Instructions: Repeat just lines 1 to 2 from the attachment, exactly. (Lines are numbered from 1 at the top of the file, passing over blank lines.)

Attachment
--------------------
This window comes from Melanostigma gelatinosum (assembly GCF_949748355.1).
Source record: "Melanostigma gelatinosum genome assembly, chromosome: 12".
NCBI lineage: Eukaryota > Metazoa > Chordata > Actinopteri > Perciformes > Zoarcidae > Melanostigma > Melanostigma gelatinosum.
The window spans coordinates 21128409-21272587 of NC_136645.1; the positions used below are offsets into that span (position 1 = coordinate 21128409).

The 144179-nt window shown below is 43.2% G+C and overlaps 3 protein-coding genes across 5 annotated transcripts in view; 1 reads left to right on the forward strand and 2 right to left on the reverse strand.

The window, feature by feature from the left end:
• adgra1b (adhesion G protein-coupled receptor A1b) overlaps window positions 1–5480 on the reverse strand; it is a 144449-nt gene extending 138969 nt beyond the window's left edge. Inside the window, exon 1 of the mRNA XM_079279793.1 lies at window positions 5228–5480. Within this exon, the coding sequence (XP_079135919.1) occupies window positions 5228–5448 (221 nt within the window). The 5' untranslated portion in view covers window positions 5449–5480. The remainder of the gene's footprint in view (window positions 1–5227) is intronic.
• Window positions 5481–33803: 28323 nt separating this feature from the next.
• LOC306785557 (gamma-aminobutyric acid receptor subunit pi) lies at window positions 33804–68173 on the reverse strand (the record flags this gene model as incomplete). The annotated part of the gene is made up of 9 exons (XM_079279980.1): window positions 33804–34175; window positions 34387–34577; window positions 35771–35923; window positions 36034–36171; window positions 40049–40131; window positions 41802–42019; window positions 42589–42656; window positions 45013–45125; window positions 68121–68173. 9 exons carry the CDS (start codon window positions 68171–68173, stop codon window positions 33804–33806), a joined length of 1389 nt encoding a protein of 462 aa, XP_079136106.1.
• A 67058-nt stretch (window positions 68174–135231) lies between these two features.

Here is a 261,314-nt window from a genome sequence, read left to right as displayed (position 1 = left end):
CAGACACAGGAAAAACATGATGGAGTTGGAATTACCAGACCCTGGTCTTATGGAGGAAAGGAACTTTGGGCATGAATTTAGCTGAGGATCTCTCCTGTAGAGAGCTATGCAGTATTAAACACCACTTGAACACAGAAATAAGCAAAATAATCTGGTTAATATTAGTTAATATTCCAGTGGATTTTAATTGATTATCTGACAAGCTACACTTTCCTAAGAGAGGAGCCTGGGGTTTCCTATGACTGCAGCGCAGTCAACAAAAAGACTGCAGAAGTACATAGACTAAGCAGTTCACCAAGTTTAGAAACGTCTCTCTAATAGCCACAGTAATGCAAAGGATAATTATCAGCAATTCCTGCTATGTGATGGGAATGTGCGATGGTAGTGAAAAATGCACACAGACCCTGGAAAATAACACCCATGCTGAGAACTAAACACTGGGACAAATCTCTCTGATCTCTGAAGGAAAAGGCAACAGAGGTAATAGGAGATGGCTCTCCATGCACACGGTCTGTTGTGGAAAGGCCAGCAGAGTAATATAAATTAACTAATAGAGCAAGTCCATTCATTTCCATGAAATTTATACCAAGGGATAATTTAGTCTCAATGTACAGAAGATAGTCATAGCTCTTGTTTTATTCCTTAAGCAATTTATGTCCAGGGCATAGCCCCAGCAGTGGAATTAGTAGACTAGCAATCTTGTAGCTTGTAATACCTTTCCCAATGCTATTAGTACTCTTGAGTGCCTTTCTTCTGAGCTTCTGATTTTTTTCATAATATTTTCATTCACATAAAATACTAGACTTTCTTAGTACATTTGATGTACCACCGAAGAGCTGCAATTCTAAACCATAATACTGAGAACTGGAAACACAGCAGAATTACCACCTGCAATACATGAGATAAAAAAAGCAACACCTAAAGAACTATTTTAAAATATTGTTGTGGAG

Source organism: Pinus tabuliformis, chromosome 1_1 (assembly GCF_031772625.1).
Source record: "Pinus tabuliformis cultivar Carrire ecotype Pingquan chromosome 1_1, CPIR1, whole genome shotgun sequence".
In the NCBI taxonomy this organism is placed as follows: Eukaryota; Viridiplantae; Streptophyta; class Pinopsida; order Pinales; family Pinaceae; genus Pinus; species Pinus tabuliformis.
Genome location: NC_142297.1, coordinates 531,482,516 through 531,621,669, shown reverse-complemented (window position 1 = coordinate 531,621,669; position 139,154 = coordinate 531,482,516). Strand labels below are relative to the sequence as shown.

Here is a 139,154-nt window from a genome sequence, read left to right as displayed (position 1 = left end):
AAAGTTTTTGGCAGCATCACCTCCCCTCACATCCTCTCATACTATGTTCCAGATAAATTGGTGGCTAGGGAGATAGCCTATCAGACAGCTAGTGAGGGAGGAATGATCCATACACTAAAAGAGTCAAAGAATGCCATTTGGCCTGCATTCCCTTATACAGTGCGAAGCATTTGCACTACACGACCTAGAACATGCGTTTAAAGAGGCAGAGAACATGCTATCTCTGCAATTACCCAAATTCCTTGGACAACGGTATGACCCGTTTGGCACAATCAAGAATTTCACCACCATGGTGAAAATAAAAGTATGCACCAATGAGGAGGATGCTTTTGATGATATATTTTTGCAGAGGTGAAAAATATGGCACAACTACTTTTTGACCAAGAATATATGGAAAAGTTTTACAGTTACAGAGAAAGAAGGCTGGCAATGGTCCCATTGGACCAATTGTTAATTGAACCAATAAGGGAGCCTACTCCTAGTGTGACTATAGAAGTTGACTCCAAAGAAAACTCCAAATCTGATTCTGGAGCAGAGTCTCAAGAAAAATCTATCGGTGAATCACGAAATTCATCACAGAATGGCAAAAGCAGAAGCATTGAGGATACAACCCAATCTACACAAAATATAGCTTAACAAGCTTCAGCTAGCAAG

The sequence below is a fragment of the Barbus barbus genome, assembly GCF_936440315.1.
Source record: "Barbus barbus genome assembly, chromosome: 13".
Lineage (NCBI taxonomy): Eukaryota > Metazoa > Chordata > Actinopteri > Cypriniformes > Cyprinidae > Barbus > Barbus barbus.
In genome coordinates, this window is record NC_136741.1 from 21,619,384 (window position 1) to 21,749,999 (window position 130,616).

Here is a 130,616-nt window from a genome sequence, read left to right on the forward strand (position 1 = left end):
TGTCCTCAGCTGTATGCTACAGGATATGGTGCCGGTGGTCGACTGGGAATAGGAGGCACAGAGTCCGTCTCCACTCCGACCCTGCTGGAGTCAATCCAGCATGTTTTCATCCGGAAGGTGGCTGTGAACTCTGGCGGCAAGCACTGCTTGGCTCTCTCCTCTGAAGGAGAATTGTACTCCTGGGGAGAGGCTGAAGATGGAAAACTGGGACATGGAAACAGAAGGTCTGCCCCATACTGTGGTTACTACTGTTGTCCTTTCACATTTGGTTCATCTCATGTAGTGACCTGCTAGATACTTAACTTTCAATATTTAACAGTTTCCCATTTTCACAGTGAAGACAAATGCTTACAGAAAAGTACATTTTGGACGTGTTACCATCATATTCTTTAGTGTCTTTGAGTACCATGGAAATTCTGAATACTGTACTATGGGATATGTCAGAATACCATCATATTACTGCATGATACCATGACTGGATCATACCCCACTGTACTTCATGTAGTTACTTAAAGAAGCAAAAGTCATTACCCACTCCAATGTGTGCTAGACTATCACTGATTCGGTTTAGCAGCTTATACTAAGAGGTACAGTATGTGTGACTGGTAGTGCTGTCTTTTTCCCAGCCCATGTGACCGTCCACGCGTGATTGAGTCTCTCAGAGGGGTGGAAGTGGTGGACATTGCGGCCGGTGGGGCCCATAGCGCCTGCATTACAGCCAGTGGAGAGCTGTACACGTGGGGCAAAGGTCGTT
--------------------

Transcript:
This window comes from Melanostigma gelatinosum (assembly GCF_949748355.1).
Source record: "Melanostigma gelatinosum genome assembly, chromosome: 12".